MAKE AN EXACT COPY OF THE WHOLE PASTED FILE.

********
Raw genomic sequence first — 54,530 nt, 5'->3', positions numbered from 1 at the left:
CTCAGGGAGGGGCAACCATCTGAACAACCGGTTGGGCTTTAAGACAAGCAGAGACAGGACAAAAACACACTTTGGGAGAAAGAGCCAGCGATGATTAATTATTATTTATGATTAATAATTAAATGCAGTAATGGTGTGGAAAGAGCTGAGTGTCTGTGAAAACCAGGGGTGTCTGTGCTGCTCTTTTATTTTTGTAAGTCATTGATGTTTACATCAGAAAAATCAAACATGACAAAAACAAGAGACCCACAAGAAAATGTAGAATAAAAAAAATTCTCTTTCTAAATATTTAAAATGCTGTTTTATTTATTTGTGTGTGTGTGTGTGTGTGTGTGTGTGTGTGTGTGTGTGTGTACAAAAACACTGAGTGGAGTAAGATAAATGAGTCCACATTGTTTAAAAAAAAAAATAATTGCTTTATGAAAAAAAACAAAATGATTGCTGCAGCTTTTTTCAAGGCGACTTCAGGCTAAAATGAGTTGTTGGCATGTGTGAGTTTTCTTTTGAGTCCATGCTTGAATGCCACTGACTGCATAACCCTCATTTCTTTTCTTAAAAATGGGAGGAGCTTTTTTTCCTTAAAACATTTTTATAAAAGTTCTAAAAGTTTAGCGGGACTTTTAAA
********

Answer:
Raw genomic sequence first — 54,530 nt, 5'->3', positions numbered from 1 at the left:
CTCAGGGAGGGGCAACCATCTGAACAACCGGTTGGGCTTTAAGACAAGCAGAGACAGGACAAAAACACACTTTGGGAGAAAGAGCCAGCGATGATTAATTATTATTTATGATTAATAATTAAATGCAGTAATGGTGTGGAAAGAGCTGAGTGTCTGTGAAAACCAGGGGTGTCTGTGCTGCTCTTTTATTTTTGTAAGTCATTGATGTTTACATCAGAAAAATCAAACATGACAAAAACAAGAGACCCACAAGAAAATGTAGAATAAAAAAAATTCTCTTTCTAAATATTTAAAATGCTGTTTTATTTATTTGTGTGTGTGTGTGTGTGTGTGTGTGTGTGTGTGTGTGTGTGTACAAAAACACTGAGTGGAGTAAGATAAATGAGTCCACATTGTTTAAAAAAAAAAATAATTGCTTTATGAAAAAAAACAAAATGATTGCTGCAGCTTTTTTCAAGGCGACTTCAGGCTAAAATGAGTTGTTGGCATGTGTGAGTTTTCTTTTGAGTCCATGCTTGAATGCCACTGACTGCATAACCCTCATTTCTTTTCTTAAAAATGGGAGGAGCTTTTTTTCCTTAAAACATTTTTATAAAAGTTCTAAAAGTTTAGCGGGACTTTTAAA